"Panic is our great enemy." ~ Melody Beattie, The Language of Letting Go
Occasionally I will post on issues that arise outside of our immediate pathway journeys. These are real-world distractions that are important, but may divert us from our focus. Please read on …
Our community drug and alcohol awareness coalition is quite accomplished at maintaining focus and keeping our egos out of the discussions we have regarding keeping kids safe and educating the at-large community about adolescent addiction.
Our focus doesn't waiver, even amid the myriad of causes and issues that come our way. It's not that we endorse human trafficking. Embracing causes that are noble yet not in our immediate purview would dilute our effectiveness. We have enough on our plate without spreading our battle lines too sparsely and we are extremely conscious of not becoming "political."
This lack of ego when setting objectives among board members has been the most astonishing aspect of my involvement with this group and was made evident during a discussion about drug testing.
Drug testing is often though of as the ultimate first line of defense for parents struggling with the onset of addiction in their families. The coalition board members calmly debated this volatile issue in earnest, listening intently and respectfully to each point of view. Our board is partially comprised of a father of an addict, a mother of children ranging in age from high school into college, another mother of adolescents who is also a social worker for a neighboring county's prevention coalition, and two employees of a national drug and alcohol awareness association who through the grace of God continue to mentor, nurture and see potential in our barely burgeoning coalition.
All of us are painfully aware of the need for coalitions like ours for the health and welfare of our entire community. Not everyone in our immediate sphere of influence see us in this way. If it's not their problem, well, it's not their problem.
But I digress.
Each of us brings our experience, strengths and hopes and passions to the group. The drug testing issue brought out a plethora of these in the span of a brief ten-minute dialogue.
Our social worker mom expressed her belief that children should be drug tested and that an irregular testing schedule is an effective deterrent to teens straying into substance abuse. We shared knowledge of various local schools, private mostly, that have attempted to corral the issue. The measures employed include testing only the jocks and only during the students' in-season time, testing of all kids in activities and one local school district that performs random universal testing.
We can all draw our own conclusions on the mixed messages inherent with these various methods, but all the coalition members agreed that along with parents, the schools have a tough road to travel in this regard.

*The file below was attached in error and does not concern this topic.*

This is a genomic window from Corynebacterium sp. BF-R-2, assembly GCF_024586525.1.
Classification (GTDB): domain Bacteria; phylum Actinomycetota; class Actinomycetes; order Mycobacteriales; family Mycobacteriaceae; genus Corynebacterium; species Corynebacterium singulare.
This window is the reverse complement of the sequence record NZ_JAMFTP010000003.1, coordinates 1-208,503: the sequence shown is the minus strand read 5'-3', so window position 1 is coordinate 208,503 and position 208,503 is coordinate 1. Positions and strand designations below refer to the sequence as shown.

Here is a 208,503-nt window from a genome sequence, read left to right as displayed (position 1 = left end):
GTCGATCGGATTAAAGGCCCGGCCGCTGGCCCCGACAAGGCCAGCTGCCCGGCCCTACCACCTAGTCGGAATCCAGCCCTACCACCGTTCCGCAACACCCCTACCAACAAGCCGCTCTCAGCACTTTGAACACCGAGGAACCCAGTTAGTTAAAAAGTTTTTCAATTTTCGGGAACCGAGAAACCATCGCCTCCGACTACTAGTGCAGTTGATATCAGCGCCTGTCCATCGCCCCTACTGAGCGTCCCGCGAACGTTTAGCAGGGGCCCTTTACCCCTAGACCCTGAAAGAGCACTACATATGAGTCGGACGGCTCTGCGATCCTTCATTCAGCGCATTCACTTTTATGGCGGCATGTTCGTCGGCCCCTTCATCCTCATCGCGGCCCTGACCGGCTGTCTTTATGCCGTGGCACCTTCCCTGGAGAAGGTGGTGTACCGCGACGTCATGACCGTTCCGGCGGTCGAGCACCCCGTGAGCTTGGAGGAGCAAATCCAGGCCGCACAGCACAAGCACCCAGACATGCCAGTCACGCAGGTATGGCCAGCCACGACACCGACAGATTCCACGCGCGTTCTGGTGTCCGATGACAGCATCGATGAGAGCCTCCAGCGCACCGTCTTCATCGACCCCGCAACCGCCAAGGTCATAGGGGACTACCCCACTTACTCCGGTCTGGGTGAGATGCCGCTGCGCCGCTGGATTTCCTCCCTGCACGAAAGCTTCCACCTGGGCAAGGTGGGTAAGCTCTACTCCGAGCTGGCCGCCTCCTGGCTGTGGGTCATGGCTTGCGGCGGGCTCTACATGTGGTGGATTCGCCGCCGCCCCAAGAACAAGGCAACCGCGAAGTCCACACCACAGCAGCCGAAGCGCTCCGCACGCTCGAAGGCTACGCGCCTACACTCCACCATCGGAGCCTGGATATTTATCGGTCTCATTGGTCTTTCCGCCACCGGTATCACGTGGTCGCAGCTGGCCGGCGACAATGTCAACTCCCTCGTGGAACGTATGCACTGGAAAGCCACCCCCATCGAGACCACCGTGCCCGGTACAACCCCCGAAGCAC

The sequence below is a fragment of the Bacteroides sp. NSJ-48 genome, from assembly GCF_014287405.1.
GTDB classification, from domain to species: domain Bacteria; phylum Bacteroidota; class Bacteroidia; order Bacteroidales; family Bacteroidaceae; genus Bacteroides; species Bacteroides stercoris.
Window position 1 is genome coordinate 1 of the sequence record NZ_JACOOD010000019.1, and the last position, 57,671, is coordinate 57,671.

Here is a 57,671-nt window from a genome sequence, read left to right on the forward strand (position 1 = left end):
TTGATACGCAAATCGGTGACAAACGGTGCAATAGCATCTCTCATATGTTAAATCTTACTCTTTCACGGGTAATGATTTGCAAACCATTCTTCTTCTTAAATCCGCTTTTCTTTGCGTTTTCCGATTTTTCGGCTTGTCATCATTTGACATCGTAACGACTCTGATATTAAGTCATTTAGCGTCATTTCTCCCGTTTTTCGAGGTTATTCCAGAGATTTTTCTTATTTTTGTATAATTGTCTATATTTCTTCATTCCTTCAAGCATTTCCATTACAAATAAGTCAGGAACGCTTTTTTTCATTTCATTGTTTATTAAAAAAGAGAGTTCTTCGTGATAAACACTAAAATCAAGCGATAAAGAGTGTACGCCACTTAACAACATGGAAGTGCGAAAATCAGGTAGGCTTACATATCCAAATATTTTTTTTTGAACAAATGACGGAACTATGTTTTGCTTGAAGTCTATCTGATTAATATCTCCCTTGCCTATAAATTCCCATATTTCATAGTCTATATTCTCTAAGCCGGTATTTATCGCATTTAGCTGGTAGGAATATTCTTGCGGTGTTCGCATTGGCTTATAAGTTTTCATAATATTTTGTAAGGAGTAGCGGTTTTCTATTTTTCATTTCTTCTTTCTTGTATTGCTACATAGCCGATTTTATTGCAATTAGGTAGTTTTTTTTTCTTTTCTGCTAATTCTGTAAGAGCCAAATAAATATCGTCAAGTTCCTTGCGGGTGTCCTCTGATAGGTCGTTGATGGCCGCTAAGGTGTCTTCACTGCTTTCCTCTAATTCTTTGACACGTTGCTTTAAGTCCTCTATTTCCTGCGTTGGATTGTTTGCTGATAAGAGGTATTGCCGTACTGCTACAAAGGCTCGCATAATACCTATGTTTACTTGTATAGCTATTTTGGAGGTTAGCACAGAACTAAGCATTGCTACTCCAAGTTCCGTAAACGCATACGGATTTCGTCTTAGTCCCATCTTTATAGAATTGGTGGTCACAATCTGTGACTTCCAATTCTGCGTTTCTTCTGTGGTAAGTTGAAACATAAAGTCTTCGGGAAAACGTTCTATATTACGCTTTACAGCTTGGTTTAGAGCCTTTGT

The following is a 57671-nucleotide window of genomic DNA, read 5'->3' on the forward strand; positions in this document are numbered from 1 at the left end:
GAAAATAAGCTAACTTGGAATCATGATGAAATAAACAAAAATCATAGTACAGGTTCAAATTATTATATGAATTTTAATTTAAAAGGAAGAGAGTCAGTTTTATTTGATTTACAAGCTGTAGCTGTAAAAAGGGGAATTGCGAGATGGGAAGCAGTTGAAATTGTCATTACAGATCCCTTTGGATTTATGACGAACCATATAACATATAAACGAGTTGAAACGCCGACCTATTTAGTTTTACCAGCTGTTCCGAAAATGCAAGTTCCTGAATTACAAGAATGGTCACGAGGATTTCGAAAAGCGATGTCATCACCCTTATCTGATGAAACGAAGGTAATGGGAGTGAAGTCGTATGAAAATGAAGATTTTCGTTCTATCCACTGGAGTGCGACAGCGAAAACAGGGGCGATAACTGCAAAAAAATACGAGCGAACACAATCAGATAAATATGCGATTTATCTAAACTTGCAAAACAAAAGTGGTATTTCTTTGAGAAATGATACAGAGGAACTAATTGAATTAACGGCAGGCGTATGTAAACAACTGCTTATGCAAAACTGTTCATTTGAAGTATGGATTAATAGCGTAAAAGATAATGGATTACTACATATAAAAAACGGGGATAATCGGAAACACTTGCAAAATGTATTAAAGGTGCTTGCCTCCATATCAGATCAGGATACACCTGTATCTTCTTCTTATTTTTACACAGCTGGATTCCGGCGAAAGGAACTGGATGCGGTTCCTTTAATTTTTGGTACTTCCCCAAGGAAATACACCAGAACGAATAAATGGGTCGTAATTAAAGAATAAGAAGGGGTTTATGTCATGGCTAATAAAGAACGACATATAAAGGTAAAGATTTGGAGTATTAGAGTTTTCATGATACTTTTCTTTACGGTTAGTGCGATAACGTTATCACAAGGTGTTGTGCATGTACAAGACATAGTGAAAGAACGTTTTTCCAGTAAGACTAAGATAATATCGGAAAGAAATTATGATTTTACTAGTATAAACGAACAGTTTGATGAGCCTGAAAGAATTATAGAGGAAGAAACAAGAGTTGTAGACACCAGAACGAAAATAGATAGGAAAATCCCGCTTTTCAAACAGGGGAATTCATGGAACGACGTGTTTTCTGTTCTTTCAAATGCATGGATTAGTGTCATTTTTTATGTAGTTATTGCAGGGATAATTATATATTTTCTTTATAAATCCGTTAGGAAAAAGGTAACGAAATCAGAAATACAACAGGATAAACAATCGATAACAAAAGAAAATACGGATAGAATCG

I offered my own experiences about our son's drug test results lighting up like a Christmas tree and all of us, (mom, dad, counselor) going into deep denial about the results. I also reminded everyone of a mother in attendance at a past coalition meeting who proudly told us all that she stands in the bathroom with her son and tells him to "pea in the cup."
I shared that I had nothing to say to that mom out of respect of the struggle I knew she was experiencing, although I knew I should have told her that she is risking the loss of a gift all parents can give themselves. The gift is the ability to be a sounding board for their teens' thoughts, anxieties, fears, joys and victories. I ended my contribution to the discussion by stating my belief that it is a fine line in the sand a parent must draw that divides our roles as mentors and guides, moms and dads, and that of watchdog, Mother and Father. I went on to explain this fine line has everything to do with self esteem and allowing our kids to find their own ways in an enabling society, allowing them to learn and hopefully flourish from their experiences.
Our NCADA mentors brought us full circle with some real data about correlations between drug testing, early intervention and addiction. They always bring with them these clinical real-world snippets of information - that's why we love them!
At the end we agreed as a coalition to endorse a suggestion to parents to have drug testing kits visible in the household and to be prepared to utilize the kits if they feel the need. This came with another suggestion to use the kit placement to have an open, nonjudgmental and calm discussion about underage drinking and substance abuse with their pre-teens and teens - which is an overarching message to parents in all session we have.
To say this was a major breakthrough for the coalition is an understatement, but pales to the thought process and personal breakthroughs all of us made as parents as a result of this discussion. As coalition members we coalesced into a more unified and gentle group to serve our community.
Then as if on cue the 800-pound gorilla appeared in the corner of our chairperson's living room conjured by thoughts percolating within all of us.
The gorilla wore a white tee shirt with these words screen printed on the front:
And so begins a new parental journey …